But, I can’t claim to have a lot of knowledge about how he will do on the public policy issues that are addressed by the Colorado Supreme Court and will have to trust that Hickenlooper has good judgment in that regard.  

    FWIW, Frederick Martinez, the registered Democrat among the finalists, is a labor lawyer who represents management in labor-management disputes, represents big business generally in corporate matters, and recently made a campaign contribution to a Republican DA candidate.  Perhaps he would be more liberal on policy matters before the Colorado Supreme Court than Boatright, but that isn’t a foregone conclusion.

    Patrick O’Rourke, the third candidate (and an unaffiliated voter) is the head of the University of Colorado’s litigation department (which means defending employment lawsuits, fighting civil rights suits, and a little bit of everything else in civil litigation).  He too would have been a question mark politically.

    Neither of the other two candidates has any experience with the criminal law issues that make up half of the Colorado Supreme Court docket, or with a number of other issues that take up a fairly large share of the Colorado Supreme Court’s time (e.g. juvenile law).

    Hickenlooper doesn’t get to nominate a candidate.  He gets to choose his favorite from the three people presented to him.  Assuming that once you get to the final three you are thinking about politics rather than competence (all three were clearly competent), I suspect that Hickenlooper concluded that Boatright’s greater familiarity with “how the other half lives” and representing ordinary people in private practice will give him the empathy that this experience has afforded him and that this was more important than his formal political affiliation or the risk that he will be a partisan on hot button issues.  (Of course, it also provides Hick credibility as a moderate if he runs for re-election.)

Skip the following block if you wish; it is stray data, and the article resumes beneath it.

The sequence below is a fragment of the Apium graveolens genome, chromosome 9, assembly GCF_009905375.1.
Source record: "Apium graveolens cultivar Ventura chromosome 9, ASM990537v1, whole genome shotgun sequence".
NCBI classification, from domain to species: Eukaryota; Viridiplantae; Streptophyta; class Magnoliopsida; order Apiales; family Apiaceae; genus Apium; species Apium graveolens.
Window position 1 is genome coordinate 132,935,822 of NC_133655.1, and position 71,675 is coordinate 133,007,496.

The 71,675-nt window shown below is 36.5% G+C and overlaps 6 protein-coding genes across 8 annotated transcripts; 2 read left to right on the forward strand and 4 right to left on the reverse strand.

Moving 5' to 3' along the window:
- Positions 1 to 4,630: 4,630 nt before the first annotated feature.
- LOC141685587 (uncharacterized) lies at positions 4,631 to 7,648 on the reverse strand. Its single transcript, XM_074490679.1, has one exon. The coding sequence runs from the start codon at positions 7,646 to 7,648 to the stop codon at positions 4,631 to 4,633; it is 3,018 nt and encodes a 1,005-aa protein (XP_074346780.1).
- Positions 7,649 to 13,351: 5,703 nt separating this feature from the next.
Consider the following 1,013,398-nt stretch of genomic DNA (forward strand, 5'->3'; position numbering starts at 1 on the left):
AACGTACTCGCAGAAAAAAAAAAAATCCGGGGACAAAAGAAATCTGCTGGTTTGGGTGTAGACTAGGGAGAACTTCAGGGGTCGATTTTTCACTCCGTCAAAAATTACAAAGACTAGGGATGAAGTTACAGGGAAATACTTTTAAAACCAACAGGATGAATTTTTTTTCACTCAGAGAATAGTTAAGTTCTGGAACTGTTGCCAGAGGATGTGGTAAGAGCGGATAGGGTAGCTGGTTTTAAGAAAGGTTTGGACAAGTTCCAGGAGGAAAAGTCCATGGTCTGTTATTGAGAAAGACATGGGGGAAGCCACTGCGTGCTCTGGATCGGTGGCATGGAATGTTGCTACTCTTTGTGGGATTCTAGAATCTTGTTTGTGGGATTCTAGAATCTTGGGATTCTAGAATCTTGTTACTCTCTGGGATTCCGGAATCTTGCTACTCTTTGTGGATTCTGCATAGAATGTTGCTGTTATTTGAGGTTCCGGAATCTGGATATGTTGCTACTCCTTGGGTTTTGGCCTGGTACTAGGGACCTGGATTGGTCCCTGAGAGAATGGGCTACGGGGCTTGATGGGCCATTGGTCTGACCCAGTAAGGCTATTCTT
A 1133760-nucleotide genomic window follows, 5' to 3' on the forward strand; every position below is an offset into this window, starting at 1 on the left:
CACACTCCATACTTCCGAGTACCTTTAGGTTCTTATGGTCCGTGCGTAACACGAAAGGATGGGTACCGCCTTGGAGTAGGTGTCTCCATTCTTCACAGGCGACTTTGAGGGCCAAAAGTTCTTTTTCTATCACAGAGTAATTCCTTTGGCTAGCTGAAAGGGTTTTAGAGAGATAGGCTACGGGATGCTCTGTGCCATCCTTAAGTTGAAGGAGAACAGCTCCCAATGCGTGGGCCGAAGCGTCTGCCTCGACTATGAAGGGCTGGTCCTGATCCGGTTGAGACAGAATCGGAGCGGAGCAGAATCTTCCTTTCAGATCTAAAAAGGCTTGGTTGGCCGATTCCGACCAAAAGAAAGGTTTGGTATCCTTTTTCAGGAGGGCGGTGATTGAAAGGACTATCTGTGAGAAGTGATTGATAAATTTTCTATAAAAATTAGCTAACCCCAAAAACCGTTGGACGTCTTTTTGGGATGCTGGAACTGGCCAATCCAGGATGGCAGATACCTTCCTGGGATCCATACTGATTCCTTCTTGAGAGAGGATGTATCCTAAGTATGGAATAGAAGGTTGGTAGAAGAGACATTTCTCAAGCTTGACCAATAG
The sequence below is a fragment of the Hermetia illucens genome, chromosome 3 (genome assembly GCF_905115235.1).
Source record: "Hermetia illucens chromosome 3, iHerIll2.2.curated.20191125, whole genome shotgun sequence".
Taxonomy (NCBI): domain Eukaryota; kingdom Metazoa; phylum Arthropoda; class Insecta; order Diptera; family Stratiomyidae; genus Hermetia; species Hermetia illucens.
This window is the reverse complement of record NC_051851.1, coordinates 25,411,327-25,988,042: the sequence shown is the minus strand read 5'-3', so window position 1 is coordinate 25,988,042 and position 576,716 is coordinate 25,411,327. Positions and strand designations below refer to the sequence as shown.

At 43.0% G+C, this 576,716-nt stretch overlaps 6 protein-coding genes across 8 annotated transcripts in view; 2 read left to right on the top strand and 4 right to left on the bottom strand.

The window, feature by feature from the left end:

1. I’m ashamed of Obama & Hickenlooper and I voted for them. But Bennet I did not, could not and would not.  

      As a lifelong Democrat I am extremely disappointed.  I see the corruption like I have never seen it before.  Occupy Denver please and help us to turn this state around.

      1. If you know better than I do about anything I’d said, inform us.  I’m always happy to learn more than I know and take it seriously.

        I am certainly not someone who subscribes to the position that all registered Republicans are bad people, even when I disagree with them.  

        If you disagree, it would behoove you to at least say what decision Hickenlooper should have made and why.

  4. I think he’s getting a pass from the Dems. I don’t think this is what I voted for in voting for him, which I did. Replacing a Latino liberal with an Anglo Republican that will likely sit on the bench for `20 years, or more, dissapoints.

    1. What would you expect from the man that hired Bennet to negotiate the worst deal in the history of the DPS and subsequently the State Pension Fund.  Hickenlooper knows this is going to blow up in his face and he is stacking the deck to get his pay-for-performance-destroy-education-in-Colorado agenda passed so that people don’t make the connection that it was Hickenlooper’s appointment of Bennet that will cause the pension fund in Colorado to go bust.  

  5. Perhaps this is yet another move to insulate himself by trying to make Republicans happy. But it will just make Republicans call him a “pussy” or “faggot” (in the words of our two resident Republicans).